Daily Management Review

Trump Signals Shift from Austerity Era Making Investors Exuberant


11/10/2016




Trump Signals Shift from Austerity Era Making Investors Exuberant
As exuberance shot through markets and reversed initial dives in reaction to Donald Trump's U.S. presidential victory, European stocks rose on Thursday following extraordinary gains in Asia and the United States.
 
Investors set aside for the moment longer-term worries about whether he will slap punitive tariffs on Chinese and Mexican exports, risking a global trade war and focused on Trump's priorities - including tax cuts and higher infrastructure and defense spending, along with bank deregulation.
 
"Safe haven" government bonds sold off after Trump suggested he would spend billions on infrastructure and European stocks hit a two-week high, with the pan-European STOXX 600 index up 1.3 percent in early dealings.
 
After the Republican candidate's triumph, this marked an abrupt change from the sharp recoil on markets on Wednesday.
 
Investors are of the view that after Trump takes over in January, he will ditch the budget austerity policies that Western governments have pursued since the 2008 global financial crisis.
 
"Trump's speech following the victory was hugely influential in yesterday's sudden U-turn, as he focused more on unity and the need to spend to get the economy growing again. These policies combined with his desire to deregulate and lower taxes are all very market-friendly," said Craig Erlam, senior market analyst at OANDA.
 
"The stance he takes on trade will likely determine how vulnerable the markets are, but in reality these are very long-term policies and for now, markets are more focused on the prospect of lower taxes, fiscal stimulus and less regulation."
 
The Nikkei jumped 7 percent at one point after sinking 5 percent on Wednesday in a remarkable session for Japanese shares.
 
There were more modest gains made in Europe, where markets had already started to recover on Wednesday.
 
Wednesday's sharp rises in U.S. Treasury yields led the moves. In its sharpest rise in more than five years, the 30-year Treasury bond yield gained almost 25 basis points in its sharpest rise. The 2 percent mark was breached for the first time since January as yields on the 10-year note climbed 21 basis points.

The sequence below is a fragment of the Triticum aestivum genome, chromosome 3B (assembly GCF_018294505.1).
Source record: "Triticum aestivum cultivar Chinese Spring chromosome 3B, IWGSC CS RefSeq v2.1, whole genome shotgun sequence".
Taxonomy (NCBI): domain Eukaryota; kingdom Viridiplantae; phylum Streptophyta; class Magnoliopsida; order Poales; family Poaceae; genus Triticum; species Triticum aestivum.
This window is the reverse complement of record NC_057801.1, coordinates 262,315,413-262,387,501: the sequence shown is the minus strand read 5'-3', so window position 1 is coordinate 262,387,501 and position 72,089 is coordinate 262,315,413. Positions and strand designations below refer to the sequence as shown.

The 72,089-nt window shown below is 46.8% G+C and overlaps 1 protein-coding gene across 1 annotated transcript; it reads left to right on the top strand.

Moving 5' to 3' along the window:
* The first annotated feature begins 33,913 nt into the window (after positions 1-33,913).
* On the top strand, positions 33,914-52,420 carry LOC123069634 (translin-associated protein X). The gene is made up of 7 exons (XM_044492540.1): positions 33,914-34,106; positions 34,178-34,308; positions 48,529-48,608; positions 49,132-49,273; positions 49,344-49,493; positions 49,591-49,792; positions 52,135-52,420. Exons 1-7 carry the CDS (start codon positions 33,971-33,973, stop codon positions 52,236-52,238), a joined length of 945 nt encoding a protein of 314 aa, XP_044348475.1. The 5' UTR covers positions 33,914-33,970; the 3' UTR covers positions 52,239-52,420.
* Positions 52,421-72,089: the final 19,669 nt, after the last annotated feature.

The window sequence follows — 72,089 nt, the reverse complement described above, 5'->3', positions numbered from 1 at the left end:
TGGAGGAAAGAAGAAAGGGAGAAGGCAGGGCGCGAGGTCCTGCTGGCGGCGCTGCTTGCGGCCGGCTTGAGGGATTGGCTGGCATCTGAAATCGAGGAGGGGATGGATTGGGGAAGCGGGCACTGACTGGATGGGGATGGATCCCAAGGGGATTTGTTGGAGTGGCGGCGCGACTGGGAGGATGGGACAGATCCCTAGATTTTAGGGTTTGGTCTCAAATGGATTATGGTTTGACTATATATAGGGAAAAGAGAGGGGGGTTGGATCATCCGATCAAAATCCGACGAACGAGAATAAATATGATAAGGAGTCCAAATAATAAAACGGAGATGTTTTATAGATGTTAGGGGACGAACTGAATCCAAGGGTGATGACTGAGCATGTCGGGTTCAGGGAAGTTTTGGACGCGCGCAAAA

With the region's benchmark German 10-year bonds up 5 basis points to 0.23 percent, the highest level since May, high-rated euro zone bond yields - which had sunk early Wednesday - rose sharply on Thursday.
 
A debate about the austerity consensus that has prevailed across most of the developed world since the financial crisis have been sharpened by Trump's victory and opening comments.
 
The theory of whether central banks' cuts in interest rates to ultra-low levels and money printing should be replaced by budget measures to boost the world economy would be put to test if his actions match his rhetoric and it seems likely that Trump's administration will conduct the test.
 
"It looks like Trump will aim for a more fiscally accommodative policy at a time when they seems to be a shift in major economies towards fiscal policies," said Investec economist Philip Shaw.
 
"The big unknown is how the rest of the Republican party to react to this, as there are many fiscal hawks among them."
 
(Suorce:www.reuters.com) 
 






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